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Author: Subject: Music Related Trivia...

True Peach





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  posted on 1/8/2007 at 10:13 PM

The first American disco, Whisky A Go Go, opened in Los Angeles in 1964.

See becksbolero's post below...

[Edited on 1/9/2007 by Libby]

 

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Extreme Peach



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  posted on 1/8/2007 at 10:24 PM
Saw the Allman Brothers Band with Duane Allman there twice. Mahavishnu Orchestra too. Small, funky dive of a place. Great place.

 

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  posted on 1/8/2007 at 11:38 PM
actually the whisky opened in 1964. johnny rivers was the first act to play there. the doors, after they formed in 1966, were house band for a short period before they got fired after morisson's oedipal debut of "the end".

http://www.answers.com/topic/whisky-a-go-go


johnny rivers at the whisky a go go


the whisky back in the 70's



 

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  posted on 1/8/2007 at 11:43 PM
Damn gasoline was high back then !

 

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  posted on 1/9/2007 at 12:14 AM
quote:
Damn gasoline was high back then !


sad thing is that today in caracas it's still less per gallon than it was here 30 some years ago.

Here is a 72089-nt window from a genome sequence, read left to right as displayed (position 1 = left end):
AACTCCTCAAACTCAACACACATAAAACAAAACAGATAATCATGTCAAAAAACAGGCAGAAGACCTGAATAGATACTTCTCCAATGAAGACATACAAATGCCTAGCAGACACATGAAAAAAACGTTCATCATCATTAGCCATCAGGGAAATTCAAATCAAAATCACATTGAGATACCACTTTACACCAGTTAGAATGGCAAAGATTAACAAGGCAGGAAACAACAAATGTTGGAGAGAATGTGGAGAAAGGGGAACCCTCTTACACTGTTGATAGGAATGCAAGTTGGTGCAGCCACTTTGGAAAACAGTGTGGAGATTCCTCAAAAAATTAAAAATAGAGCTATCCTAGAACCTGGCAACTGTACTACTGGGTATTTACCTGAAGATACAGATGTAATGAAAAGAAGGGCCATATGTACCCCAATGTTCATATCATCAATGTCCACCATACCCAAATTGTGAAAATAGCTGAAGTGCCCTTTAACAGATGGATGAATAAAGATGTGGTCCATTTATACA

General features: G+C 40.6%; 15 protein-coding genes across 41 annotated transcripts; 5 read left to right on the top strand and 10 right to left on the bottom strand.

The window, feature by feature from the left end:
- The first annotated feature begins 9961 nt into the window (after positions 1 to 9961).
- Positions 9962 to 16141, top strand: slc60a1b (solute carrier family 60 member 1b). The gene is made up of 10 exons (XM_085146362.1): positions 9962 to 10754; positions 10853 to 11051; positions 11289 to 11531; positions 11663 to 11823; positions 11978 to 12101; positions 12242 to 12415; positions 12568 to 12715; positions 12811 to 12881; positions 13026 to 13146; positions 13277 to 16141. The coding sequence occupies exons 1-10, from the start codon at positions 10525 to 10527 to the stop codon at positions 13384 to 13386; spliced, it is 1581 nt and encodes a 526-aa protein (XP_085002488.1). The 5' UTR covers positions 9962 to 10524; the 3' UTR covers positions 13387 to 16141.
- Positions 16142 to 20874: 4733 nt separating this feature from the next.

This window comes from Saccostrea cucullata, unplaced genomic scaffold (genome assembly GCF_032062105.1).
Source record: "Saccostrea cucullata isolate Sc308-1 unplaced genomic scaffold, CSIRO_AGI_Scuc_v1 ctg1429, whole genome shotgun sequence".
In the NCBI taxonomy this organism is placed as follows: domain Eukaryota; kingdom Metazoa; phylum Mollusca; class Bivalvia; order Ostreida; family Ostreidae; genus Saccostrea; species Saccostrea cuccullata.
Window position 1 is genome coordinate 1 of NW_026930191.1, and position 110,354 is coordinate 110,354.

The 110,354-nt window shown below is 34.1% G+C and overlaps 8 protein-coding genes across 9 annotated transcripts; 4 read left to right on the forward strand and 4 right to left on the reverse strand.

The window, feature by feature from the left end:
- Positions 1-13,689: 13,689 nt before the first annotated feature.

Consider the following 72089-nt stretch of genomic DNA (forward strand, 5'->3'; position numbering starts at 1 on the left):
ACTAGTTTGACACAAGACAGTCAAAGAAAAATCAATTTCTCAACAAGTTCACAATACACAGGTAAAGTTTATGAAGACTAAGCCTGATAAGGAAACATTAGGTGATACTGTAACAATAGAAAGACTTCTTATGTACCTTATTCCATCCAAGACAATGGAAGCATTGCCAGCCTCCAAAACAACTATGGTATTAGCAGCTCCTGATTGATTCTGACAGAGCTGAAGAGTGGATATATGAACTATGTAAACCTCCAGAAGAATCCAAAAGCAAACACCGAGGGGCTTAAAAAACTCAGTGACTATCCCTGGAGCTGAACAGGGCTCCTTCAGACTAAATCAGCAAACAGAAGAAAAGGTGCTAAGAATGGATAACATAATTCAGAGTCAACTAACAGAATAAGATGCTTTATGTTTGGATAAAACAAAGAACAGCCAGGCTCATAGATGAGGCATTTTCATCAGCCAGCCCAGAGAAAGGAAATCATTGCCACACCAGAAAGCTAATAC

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  posted on 1/9/2007 at 12:15 AM
quote:
Damn gasoline was high back then !


Ha, yeah, that's what i was thinking when i saw that photo.

and don't rear end that pinto...

geez, my first job pumping gas, i think the price was about 48 cents a gallon...

 

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  posted on 1/9/2007 at 12:22 AM
and for all you "Curved Air" fans...


Early in 1968, drummer Florian Pilkington-Miksa and bassist friend Rob Martin were introduced to guitarist and keyboard virtuoso Francis Monkman, who was studying at the Royal Academy of Music. The trio jammed together and played cover tunes at local parties.

Soon afterwards, Francis met Royal College of Music student Darryl Way in a London music shop. Recognizing a kindred musical spirit, Darryl introduced Francis to a pianist friend named Nick Simon, and along with Florian and Rob, the band Sisyphus was formed. Shortly thereafter Simon left, and Francis began doubling on keyboards and guitar. The group decided a new name was in order and Francis suggested using a shortened version of Terry Riley's composition "A Rainbow in Curved Air."

That same year, folksinger Sonja Kristina was performing in the London production of "Hair." The producer, Galt McDermott, had a second play, "Who the Murderer Was," running concurrently in Notting Hill Gate. The pit band for "Murderer..." was Curved Air. It was suggested that Sonja audition as the new singer for the band. The sound came together quickly, and the new group soon became the first British band signed by Warner Brothers.

Their inaugural album, "Airconditioning," was the first rock picture disc, and included the single "It Happened Today," and the live favorite "Vivaldi." An intriguing blend of electronics, progressive rock, acoustic folk, classical flourishes, and a bit of jazz fusion, the album reached number 8 in the British charts.